Some young visitors are terrified when they walk on the swaying planks of Luding Bridge, which is 100 meters long and 2.8 meters wide. They stand motionless, clinging to their companions' arms and hoping to vacate the structure as quickly as possible.
As such, many onlookers cannot help but admire the bravery of the 22 Red Army soldiers who battled to cross the bridge on May 29, 1935, when its planks had been removed and only 13 iron chains remained.
Located in the Ganzi Tibetan autonomous prefecture, Sichuan province, Luding county is famous for, and named after, the 315-year-old bridge, which was the only way of crossing the Dadu River in ancient times.
For years, the county was basically landlocked, meaning many of its residents were poor.
Now, though, thanks to the bravery and endurance they have inherited from the Red Army, a precursor of the People's Liberation Army, many formerly impoverished Luding residents have seen their livelihoods improve.
Yao Xiangui, 65, lives less than 100 meters from the bridge. He used to work as a blacksmith, but he was unable to make ends meet, so he trained as a bricklayer and crossed the bridge to ply his new trade in the county seat.
"Life was hard. But I was optimistic and persisted. I told myself that my life was not as hard as that of the Red Army soldiers," he said.
As the number of tourists visiting Luding Bridge began to rise in the late 1990s, Yao bought two horses and a number of Red Army uniforms and traditional Tibetan costumes.
"Visitors waited their turn to dress as Red Army soldiers and local Tibetans and have their photos taken on the west bank of the bridge. I made a considerable sum each year," Yao recalled.
With the money he made, he built a five-story inn, which is packed with visitors during the peak tourist season.
"With an enterprising spirit, similar to that of the Red Army soldiers, I said goodbye to hardship and ushered in a comfortable lifestyle," Yao said.
According to Luo Chukai, an information officer with the Luding county committee of the Communist Party of China, many people living on the west bank of Luding Bridge have moved out of low, damp, tile-roofed houses into spacious, bright, high-walled buildings.
Forty years ago, soon after China started the reform and opening-up policy in the late 1970s, the Luding county seat covered less than 1 square kilometer. However, it has a planned area of 6.8 sq km, Luo added.
Hotels, restaurants and high-rise buildings are ubiquitous near the bridge, which is in the center of the county, and many streets are named after participants of the Long March (1934-36).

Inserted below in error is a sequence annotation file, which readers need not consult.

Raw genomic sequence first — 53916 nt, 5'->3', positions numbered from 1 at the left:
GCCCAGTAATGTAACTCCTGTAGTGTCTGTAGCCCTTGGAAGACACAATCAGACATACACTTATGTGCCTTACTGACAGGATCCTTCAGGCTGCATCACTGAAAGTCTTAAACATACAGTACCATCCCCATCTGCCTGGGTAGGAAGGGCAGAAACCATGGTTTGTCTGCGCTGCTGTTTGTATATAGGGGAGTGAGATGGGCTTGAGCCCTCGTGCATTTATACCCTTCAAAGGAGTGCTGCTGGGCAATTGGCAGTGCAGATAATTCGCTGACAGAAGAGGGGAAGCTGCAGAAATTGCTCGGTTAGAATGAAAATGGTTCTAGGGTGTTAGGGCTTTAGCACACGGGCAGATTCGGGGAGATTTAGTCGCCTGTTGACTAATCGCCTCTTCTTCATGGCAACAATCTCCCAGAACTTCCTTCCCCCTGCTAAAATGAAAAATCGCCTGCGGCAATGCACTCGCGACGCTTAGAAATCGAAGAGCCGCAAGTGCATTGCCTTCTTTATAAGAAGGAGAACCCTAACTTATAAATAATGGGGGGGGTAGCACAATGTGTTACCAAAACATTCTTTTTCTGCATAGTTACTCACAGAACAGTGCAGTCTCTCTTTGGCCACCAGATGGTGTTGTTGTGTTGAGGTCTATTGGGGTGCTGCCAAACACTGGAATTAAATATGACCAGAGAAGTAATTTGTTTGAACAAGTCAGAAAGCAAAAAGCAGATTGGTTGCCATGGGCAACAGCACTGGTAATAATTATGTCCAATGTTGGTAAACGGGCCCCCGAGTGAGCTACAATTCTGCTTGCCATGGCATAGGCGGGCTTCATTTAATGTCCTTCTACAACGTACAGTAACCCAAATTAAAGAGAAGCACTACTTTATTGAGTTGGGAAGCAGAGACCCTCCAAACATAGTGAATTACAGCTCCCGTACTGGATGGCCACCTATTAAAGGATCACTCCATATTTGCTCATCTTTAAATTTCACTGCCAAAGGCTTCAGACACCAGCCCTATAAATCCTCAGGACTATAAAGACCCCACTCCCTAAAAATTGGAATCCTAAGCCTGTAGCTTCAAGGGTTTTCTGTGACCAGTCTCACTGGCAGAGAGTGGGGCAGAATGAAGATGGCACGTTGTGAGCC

Song Xiaojun, Party secretary of the CPC Luding county committee, said the county has put the emphasis firmly on the development of Red and environmental tourism in recent years, becoming the first place in the prefecture to be removed from a national list of poverty-stricken counties.
With the completion of the 135-kilometer Ya'an-Kangding section of the Sichuan-Tibet highway in 2018, the journey time between Luding and Chengdu, capital of Sichuan, was cut from between five to six hours to two and a half to three hours.
Visitor numbers rising
Since March, the number of tourists visiting Luding Bridge has been rising. Between 1,000 and 2,000 people arrive every day.
For safety reasons, only 80 to 100 are allowed to stand on the structure simultaneously, according to Li Yuanjiao, an administrator in charge of the bridge.
The surge in tourist numbers has a lot to do with the area's improved roads and the upcoming 100th anniversary of the founding of the CPC on July 1, because the bridge is a reminder of an important moment in history, he added.
As most of Luding is mountainous, many people from Chengdu and neighboring areas visit the county on weekends to escape the city crowds.
Guo Yurong, the middle-aged owner of a rural resort, said all 31 star-rated rural hotels and resorts in the county are full of visitors on weekends.
At this time of year, they come to eat cherries, as well as dishes made from chicken, bacon, beans and edible wild herbs.
As it is the harvest season for red cherries, farmers can be seen in the streets of the county seat selling the fruit from bamboo baskets, with a kilogram costing about 20 yuan ($3).
Because the trees are located on different parts of the mountain, Luding's residents have plentiful supplies of the fruit until June because when the trees on the lower parts of the mountains have been stripped, the ones higher up are still in full bloom, Guo said.
On April 17, the county's 11th cherry festival was held, drawing visitors from near and far to taste the fruit and walk across Luding Bridge.
Each resort has cherry trees, where visitors can pick the fruit from the trees and eat them for free and to their hearts' content, Guo said.